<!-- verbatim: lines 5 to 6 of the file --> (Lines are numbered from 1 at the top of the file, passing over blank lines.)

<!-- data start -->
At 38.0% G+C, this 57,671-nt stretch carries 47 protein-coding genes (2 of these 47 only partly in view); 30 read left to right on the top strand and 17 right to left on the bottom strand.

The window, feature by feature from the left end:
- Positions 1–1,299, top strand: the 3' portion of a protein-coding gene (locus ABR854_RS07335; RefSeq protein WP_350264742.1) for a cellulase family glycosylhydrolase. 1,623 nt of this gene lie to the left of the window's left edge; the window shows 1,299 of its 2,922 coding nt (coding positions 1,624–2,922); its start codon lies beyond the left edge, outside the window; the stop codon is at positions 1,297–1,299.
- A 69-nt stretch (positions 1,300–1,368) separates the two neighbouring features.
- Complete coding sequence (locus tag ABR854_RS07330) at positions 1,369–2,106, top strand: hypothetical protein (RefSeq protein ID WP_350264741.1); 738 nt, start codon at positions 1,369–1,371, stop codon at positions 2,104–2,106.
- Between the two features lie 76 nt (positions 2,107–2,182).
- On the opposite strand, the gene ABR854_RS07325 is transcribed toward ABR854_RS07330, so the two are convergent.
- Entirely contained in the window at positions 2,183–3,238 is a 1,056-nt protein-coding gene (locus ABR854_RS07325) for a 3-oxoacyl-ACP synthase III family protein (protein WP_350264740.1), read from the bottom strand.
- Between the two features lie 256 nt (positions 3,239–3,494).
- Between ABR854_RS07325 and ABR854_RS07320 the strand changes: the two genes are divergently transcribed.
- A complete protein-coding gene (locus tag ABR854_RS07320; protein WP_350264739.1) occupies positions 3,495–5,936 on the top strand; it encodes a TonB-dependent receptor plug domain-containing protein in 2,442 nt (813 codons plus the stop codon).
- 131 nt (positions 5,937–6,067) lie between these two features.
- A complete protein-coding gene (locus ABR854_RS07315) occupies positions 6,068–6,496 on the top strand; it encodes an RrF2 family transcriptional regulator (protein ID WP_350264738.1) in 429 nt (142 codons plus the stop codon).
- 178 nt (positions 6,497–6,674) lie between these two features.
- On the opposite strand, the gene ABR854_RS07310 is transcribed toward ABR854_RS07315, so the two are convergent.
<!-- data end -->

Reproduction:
- Complete coding sequence (locus tag ABR854_RS07330) at positions 1,369–2,106, top strand: hypothetical protein (RefSeq protein ID WP_350264741.1); 738 nt, start codon at positions 1,369–1,371, stop codon at positions 2,104–2,106.
- Between the two features lie 76 nt (positions 2,107–2,182).